GeriGündem Turkish GDP falls 13.8 percent, economy enters recession
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Turkish GDP falls 13.8 percent, economy enters recession

Turkish GDP falls 13.8 percent, economy enters recession
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ISTANBUL - Turkey's economy recorded its fastest pace of contraction in history in the first quarters of the year due to a slump in both domestic and foreign demand which pushed the country into its first recession after the crisis in 2001. (UPDATED)

The Turkish Statistics Institute, or TURKSTAT, said on Tuesday gross domestic product, or GDP, fell by 13.8 percent in the first three months of 2009, compared to the same period of last year.


The median estimate of 17 economists surveyed by Bloomberg was for a decline of 11.9 percent, while a Reuters poll showed an expectation of 11.6 percent contraction.


Analysts said both market players and the government will have to revise their yearly contraction expectations and the first quarter's figure increased the possibility of a worse economic performance in 2009 than shown during the last economic crisis in 2001.


"Although this is a lagging indicator, it implies that the Central Bank should not worry about inflation," said Ozgur Altug from BCG Partners, which estimates a contraction of 6.6 percent in 2009. "Therefore, the Central Bank may continue with rate cuts for longer than expected."


Turkey's economy has slowed rapidly in recent months as the global economic slowdown hits both foreign and domestic demand. Industrial production, a key indicator of the economic growth situation, shrank 22 percent in the first quarter.


Turkey’s GDP shrank 6.2 percent in the fourth quarter of 2008 and grew just 1.1 percent last year, after an average growth performance of 5.9 percent in 2002-2008.



The government has forecast a contraction of 3.6 percent in GDP for this year, with the International Monetary Fund forecasting it would shrink 5.1 percent.


"It’s a very ugly number, worse even than the 2001 crisis," said Inan Demir, an economist for Finansbank AS in Istanbul who predicts the economy will contract 5.4 percent this year.


"It makes a revision in the government’s full-year growth forecasts even more compelling: 3.6 percent is looking very difficult now."


He said the first quarter was "the bottom for economic activity" and the economy has been on course for a sluggish recovery as evidenced by the gradual improvement in industrial production and capacity usage.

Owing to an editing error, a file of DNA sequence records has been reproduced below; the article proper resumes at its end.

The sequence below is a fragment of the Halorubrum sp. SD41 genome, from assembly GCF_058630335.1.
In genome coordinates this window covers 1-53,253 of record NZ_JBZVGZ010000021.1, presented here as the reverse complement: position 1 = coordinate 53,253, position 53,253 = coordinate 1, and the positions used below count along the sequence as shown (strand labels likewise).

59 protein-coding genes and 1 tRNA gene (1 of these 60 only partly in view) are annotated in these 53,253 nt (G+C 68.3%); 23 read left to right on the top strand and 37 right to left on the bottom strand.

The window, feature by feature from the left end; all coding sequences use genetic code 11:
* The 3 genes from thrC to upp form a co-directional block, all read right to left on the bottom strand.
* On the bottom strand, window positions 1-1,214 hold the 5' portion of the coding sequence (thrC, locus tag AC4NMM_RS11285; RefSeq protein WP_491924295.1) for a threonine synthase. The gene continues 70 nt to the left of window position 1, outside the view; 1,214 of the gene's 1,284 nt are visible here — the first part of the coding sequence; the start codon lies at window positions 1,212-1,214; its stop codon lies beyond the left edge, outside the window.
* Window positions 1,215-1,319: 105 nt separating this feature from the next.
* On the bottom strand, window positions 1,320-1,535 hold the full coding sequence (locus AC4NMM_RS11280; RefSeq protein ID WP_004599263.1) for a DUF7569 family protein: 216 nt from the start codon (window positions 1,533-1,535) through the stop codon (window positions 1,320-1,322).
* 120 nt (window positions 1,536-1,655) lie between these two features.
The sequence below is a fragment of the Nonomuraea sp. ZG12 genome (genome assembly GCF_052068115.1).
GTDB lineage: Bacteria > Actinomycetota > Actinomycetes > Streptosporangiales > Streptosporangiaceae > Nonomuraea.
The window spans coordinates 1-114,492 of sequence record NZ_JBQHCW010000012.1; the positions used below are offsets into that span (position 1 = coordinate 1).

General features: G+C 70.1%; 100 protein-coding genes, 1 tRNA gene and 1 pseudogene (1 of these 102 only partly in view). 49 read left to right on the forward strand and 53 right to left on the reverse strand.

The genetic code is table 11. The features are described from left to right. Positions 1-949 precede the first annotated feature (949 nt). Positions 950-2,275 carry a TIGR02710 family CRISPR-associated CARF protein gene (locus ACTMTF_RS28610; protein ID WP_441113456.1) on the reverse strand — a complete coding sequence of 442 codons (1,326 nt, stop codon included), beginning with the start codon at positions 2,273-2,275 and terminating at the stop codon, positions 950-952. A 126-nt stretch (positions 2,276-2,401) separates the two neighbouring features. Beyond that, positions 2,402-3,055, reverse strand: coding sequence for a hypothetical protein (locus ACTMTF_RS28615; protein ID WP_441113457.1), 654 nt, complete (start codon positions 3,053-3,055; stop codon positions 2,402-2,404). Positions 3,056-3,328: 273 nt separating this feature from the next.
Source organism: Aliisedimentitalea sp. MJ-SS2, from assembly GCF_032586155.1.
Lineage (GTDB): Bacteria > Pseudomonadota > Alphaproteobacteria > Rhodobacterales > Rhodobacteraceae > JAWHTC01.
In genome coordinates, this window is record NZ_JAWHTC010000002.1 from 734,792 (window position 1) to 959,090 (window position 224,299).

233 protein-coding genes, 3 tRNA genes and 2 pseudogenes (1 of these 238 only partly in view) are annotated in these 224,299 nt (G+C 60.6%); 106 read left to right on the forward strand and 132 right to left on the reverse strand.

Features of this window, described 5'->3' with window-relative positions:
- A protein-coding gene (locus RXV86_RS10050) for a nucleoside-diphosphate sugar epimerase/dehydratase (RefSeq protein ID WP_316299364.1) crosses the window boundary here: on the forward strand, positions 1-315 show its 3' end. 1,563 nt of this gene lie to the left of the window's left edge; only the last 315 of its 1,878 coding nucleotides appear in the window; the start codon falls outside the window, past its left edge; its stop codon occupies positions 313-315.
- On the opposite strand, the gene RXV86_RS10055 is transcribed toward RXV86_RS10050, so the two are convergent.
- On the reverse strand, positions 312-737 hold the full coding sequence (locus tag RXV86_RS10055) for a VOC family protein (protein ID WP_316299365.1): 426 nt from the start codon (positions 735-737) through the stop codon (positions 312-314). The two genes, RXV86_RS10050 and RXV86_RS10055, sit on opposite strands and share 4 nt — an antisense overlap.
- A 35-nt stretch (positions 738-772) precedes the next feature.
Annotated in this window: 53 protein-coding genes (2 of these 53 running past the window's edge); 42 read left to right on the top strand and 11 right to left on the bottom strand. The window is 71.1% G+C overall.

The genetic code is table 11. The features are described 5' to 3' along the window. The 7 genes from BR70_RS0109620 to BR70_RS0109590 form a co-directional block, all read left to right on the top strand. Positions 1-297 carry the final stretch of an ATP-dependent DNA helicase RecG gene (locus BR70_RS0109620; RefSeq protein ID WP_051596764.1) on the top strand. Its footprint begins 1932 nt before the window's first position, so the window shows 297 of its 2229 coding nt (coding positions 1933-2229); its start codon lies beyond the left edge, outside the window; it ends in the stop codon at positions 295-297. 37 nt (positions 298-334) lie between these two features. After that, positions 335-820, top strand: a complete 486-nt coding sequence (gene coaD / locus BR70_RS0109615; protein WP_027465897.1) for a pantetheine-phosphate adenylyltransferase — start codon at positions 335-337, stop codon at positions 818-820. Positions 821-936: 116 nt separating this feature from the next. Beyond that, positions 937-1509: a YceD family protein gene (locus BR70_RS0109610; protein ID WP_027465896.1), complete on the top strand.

"Accordingly, we expect growth readings to improve from 2Q onwards; yet we do not expect year-on-year growth rate to turn positive before final quarter of 2009," he added.


Turkish Prime Minister Tayyip Erdogan earlier said he expects economic activity to pick up in the summer with the positive impact of relief packages presented by his government. Turkey had introduced tax cuts and investment incentives to tackle the negative effects of the global financial crisis.



According to the TURKSTAT figures, output in industry fell 17.6 percent, while the service sector shrank by 12.8 percent. "Wholesale, retail, transport and construction are among the worst-hit sectors. It looks (as though) good weather conditions failed to overcome a strong base effect in the agriculture sector," said Banu Kivci Tokali, chief economist at Finans Invest.


Exports fell 26 percent in the first quarter from a year earlier and carmakers such as Tofas Turk Otomobil Fabrikasi AS, Fiat’s Turkish unit, halted production because of falling orders. Motor vehicle output tumbled 59 percent from a year earlier, according to the Automotive Manufacturers’ Association.


The Central Bank has cut 8 percentage points from the benchmark interest rate over as many months, taking it to a record low of 8.75 percent on June 16.


Industrial production fell an average of 22 percent in the first three months of the year and recorded a contraction of 23.8 percent in February, the biggest since the statistics agency began releasing monthly figures in 1986.


The jobless rate surged to 16.1 percent in the first quarter, the highest since the measure began in 2005.


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